I’ve found myself relighting on tour more than once. And I can tell you it’s not something that I am built for. In my – admittedly limited – experience, it’s extremely stressful, and it’s also pretty damn boring. Not to be rude – it’s just not my bag – if I was into lighting I’d probably love it – but I’m not. I’m a stage manager.
The second time I did it I knew what I was in for and I was ready. The first time was a surprise. I had been interviewed for the role of CSM on a small tour. Note ‘C’ – not ‘T’. As is often the way I knew I’d be driving the van (which turned out to be considerably older than I was), doing the fit up with the help of the actors, washing and ironing the costumes, possibly operating sound and/or LX, and then getting everything out and packed up, and depositing everybody at whatever hotel we were staying in that night – and then doing it all again the next day and the next day and the next day…for a fairly hellish sounding fortnight before a much sweeter five weeks in the West End. I knew it was going to be tough. But I was new – and if not you’re lucky, it can be fucking tough when you’re new.
Nobody had mentioned it, or thought to ask whether it might be something I knew how to do, but it started to dawn on me during the second week of rehearsal that I was actually the only person going on tour with the three actors…and that alarmingly I was going to be the only person who was going to have the faintest clue about how the show should be lit. Oh yes. Sorry. They’d omitted to mention that.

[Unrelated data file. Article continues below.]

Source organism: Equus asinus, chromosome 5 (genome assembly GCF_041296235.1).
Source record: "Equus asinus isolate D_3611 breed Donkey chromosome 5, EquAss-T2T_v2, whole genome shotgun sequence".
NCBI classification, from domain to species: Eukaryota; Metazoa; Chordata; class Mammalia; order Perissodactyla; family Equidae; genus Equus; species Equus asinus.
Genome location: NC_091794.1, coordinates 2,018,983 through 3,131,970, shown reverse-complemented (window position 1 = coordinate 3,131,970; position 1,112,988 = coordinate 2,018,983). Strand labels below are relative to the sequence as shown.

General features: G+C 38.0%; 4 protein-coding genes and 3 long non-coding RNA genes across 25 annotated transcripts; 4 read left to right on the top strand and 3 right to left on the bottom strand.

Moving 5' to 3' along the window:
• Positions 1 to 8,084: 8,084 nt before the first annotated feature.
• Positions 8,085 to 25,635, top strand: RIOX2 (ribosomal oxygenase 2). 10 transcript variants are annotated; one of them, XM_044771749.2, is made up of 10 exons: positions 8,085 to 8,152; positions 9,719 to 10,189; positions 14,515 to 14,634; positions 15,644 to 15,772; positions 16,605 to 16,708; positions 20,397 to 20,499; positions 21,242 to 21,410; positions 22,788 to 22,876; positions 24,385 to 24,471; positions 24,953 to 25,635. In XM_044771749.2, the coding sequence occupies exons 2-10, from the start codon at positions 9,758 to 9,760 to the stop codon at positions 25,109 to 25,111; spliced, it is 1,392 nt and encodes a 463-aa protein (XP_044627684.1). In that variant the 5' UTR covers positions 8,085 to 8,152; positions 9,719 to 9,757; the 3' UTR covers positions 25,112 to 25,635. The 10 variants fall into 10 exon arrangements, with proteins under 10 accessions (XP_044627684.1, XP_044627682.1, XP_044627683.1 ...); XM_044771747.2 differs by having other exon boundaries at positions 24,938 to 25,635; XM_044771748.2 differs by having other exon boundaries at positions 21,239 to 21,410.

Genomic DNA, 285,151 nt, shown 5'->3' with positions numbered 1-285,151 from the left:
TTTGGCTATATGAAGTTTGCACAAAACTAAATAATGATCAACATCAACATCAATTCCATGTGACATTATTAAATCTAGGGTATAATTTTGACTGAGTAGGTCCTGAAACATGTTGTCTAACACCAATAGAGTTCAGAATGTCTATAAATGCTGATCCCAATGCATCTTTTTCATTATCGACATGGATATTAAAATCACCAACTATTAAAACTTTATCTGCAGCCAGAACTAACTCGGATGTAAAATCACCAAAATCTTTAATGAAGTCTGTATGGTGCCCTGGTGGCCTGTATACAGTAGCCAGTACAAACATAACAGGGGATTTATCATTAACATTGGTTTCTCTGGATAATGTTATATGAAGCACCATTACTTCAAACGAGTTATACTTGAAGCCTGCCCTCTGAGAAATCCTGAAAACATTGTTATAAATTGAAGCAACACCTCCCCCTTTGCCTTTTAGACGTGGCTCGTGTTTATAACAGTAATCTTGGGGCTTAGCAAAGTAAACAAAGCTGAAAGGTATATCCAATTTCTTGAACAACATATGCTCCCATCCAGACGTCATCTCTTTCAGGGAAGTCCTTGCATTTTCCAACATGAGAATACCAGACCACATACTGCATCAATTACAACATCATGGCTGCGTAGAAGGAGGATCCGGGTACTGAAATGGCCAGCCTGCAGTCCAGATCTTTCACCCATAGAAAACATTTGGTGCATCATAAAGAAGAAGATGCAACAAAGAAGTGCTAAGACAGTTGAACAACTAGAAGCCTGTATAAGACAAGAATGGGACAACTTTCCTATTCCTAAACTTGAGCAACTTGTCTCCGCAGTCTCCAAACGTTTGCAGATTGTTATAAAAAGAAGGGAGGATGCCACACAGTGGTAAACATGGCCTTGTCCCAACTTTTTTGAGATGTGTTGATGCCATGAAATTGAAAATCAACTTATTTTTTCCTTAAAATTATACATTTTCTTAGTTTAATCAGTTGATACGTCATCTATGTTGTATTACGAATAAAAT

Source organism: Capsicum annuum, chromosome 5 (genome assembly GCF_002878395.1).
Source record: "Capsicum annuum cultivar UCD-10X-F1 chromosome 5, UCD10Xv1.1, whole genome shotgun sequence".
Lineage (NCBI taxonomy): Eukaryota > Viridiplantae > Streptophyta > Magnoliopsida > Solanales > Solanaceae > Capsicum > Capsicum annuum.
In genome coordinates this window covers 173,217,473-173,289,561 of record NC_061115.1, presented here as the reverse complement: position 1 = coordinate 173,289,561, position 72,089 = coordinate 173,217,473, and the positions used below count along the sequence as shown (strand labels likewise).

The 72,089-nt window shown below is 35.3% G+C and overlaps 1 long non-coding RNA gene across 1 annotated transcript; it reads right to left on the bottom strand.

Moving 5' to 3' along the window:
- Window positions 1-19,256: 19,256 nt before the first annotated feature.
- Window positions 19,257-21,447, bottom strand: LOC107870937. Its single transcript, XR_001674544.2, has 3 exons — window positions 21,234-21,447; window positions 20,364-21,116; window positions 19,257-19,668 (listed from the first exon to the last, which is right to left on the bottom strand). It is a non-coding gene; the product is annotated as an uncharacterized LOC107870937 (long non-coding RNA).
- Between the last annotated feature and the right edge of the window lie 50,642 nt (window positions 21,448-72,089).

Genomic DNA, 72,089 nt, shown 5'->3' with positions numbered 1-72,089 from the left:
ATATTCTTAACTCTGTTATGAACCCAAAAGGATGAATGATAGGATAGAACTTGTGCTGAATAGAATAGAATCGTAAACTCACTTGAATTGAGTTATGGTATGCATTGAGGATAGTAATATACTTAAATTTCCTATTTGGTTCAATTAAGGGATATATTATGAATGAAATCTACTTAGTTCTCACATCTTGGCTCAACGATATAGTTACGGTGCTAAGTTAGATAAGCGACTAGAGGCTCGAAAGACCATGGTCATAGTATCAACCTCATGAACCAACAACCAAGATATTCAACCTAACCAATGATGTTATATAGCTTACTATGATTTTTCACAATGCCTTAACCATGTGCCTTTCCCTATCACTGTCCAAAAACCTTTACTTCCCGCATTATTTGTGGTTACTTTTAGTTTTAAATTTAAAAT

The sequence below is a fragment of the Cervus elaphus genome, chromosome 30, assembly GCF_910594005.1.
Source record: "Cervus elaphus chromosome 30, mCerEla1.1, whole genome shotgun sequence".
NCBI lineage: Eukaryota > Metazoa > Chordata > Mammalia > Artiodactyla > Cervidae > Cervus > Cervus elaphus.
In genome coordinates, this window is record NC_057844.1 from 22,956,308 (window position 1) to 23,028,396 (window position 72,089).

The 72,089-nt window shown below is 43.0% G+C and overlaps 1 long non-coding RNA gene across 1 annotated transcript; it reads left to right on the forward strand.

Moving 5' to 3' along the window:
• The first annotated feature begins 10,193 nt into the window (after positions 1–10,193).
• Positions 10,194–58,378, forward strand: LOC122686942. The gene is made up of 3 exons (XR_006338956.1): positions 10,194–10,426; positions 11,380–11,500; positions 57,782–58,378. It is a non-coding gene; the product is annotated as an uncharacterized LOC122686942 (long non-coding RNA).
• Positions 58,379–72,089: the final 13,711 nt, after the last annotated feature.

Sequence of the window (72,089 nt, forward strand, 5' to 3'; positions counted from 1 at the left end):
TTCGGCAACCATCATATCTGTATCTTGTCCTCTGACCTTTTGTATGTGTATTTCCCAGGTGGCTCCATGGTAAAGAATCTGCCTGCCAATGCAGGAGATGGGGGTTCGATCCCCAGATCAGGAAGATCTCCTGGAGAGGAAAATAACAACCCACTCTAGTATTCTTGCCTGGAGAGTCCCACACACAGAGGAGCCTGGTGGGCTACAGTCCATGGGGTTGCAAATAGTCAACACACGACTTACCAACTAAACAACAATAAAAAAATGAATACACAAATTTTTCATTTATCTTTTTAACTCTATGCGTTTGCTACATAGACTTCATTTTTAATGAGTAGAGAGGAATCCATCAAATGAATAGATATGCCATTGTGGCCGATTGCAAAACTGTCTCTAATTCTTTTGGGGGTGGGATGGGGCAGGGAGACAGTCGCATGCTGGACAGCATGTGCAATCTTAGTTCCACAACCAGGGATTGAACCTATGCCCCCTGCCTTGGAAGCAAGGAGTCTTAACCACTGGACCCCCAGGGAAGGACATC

I got a lot of love for the lighting designer, but I got no love for his handover technique. This mainly consisted of him looking upwards, occasionally scratching his beard, and even more occasionally saying “hmm” – with me looking on in what I can only describe as absolute blind panic, whilst attempting to appear calm for everybody’s sake. I hadn’t the first idea about what I needed to know and spent the day rummaging around inside his head for answers to questions that I didn’t know needed asking. It wasn’t great.
That tour was one hell of a baptism of fire I can tell you. I’ve blocked most of it out I think. Like childbirth. Probably the clearest memory of that first day out on the road is of sitting in a Premier Inn, eating the crap salad I’d bought for lunch fifteen hours previously from a garage somewhere on the M4, at half past two in the morning, with a hotel room teaspoon.
It was a good show, and a lovely lovely team, and despite it being one of the hardest jobs I’ve ever done I wouldn’t undo it. And I got the hang of it all…another string to my bow and all that bollocks. And it’s all good stuff to know – the Ion and I are now pretty good friends, and knowing how to rig and focus and programme has definitely come in handy since. But it’s not a string I plan on plucking often.
Because I’m a STAGE MANAGER.
And I don’t think I’ll ever ever forget that really very low moment, one night somewhere in the darkest depths of god knows where, when poor Oscar Wilde was forced to deliver a particularly moving speech in almost complete darkness. And I don’t suppose he will either.